By JOHN NOBLE WILFORD
Fifty years ago, before most people living today were born, the beep-beep-beep of Sputnik was heard round the world. It was the sound of wonder and foreboding. Nothing would ever be quite the same again — in geopolitics, in science and technology, in everyday life and the capacity of the human species.
The Soviet Union had launched the first artificial satellite, a new moon, on Oct. 4, 1957. Climbing out of the terrestrial gravity well, rising above the atmosphere and into orbit, Sputnik crossed the threshold into a new dimension of human experience. People could now see their kind as spacefarers. Their enhanced mobility might someday prove as liberating as the first upright steps of hominid ancestors long ago.
The immediate reaction, though, reflected the dark concerns of a world in the grip of the cold war, a time of fear and division in which the two superpowers, the Soviet Union and the United States, stared each other down with the menace of mass destruction. Sputnik altered the nature and scope of the cold war.
It was an unprepossessing agent of alarm. A simple sphere weighing just 184 pounds and not quite two feet wide, it had a highly polished surface of aluminum, the better to reflect sunlight and be visible from Earth. Two radio transmitters with whiskery antennas issued steady signals on frequencies that scientists and ham operators could pick up, and so confirm the achievement.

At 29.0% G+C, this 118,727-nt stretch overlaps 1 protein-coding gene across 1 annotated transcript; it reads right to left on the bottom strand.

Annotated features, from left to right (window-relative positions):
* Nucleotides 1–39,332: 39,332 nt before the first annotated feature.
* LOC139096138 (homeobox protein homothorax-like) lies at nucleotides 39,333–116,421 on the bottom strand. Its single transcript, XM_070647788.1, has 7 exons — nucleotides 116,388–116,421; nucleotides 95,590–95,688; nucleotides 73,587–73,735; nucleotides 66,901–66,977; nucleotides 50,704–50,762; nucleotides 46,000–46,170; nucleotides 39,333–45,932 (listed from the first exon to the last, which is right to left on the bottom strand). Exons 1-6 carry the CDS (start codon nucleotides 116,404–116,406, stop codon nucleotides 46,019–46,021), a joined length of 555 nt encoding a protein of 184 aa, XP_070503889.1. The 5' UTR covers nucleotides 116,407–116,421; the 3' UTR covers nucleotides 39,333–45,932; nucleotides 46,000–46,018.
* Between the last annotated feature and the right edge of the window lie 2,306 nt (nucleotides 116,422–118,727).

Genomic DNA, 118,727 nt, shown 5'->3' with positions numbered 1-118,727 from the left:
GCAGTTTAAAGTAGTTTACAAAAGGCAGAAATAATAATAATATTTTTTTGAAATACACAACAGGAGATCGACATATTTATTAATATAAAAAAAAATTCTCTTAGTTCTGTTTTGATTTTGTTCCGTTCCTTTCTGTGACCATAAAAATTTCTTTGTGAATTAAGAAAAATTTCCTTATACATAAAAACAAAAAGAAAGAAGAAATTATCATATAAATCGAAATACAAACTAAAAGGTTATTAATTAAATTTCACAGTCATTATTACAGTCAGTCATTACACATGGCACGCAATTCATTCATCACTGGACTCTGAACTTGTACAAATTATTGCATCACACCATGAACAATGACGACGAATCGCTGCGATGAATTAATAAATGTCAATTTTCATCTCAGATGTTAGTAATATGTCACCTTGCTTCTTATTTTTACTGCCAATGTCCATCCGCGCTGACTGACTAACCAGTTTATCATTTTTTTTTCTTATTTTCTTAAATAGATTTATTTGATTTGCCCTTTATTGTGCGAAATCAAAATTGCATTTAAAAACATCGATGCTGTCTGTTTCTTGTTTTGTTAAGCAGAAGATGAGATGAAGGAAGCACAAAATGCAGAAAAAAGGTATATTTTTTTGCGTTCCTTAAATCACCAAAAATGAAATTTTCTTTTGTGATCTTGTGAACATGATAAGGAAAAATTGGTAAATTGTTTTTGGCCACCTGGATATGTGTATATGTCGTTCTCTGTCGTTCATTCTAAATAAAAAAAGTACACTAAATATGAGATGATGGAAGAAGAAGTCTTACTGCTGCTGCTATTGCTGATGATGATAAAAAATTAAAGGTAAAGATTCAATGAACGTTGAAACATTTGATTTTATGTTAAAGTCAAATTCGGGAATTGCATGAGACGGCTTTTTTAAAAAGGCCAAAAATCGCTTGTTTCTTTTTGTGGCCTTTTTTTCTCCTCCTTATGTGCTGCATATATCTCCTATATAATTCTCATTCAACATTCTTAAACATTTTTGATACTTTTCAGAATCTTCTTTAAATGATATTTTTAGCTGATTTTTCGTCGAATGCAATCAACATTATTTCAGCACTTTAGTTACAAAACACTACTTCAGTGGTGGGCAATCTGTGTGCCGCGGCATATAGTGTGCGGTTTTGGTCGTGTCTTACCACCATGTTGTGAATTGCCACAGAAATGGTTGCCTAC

The Russians clearly intended Sputnik as a ringing statement of their technological prowess and its military implications. But even they, it seems, had not foreseen the frenzied response their success provoked.
When the Soviet dictator Nikita S. Khrushchev received word of the launching, he was of course pleased, and he and his son, Sergei, turned on the radio to listen to the beeping Sputnik. They went to bed, the son remembers, without realizing “the immensity of what was happening during those hours.”
The Soviet press published a standard two-column report of the event, with a minimum of gloating. But newspapers in the West, particularly the United States, filled pages with news and analysis.
Sputnik’s signal reverberated through chambers of the powerful and down ordinary streets. People listened and, from rooftops and backyards, saw in the night a moving point of light, like an errant star. The interrogatory of invention used to be “What hath God wrought?” Now it was “What are the Russians capable of next?”
“No event since Pearl Harbor set off such repercussions in public life,” Walter A. McDougall, a historian at the University of Pennsylvania, has written. A younger generation may draw comparison with the terrorist attacks of Sept. 11.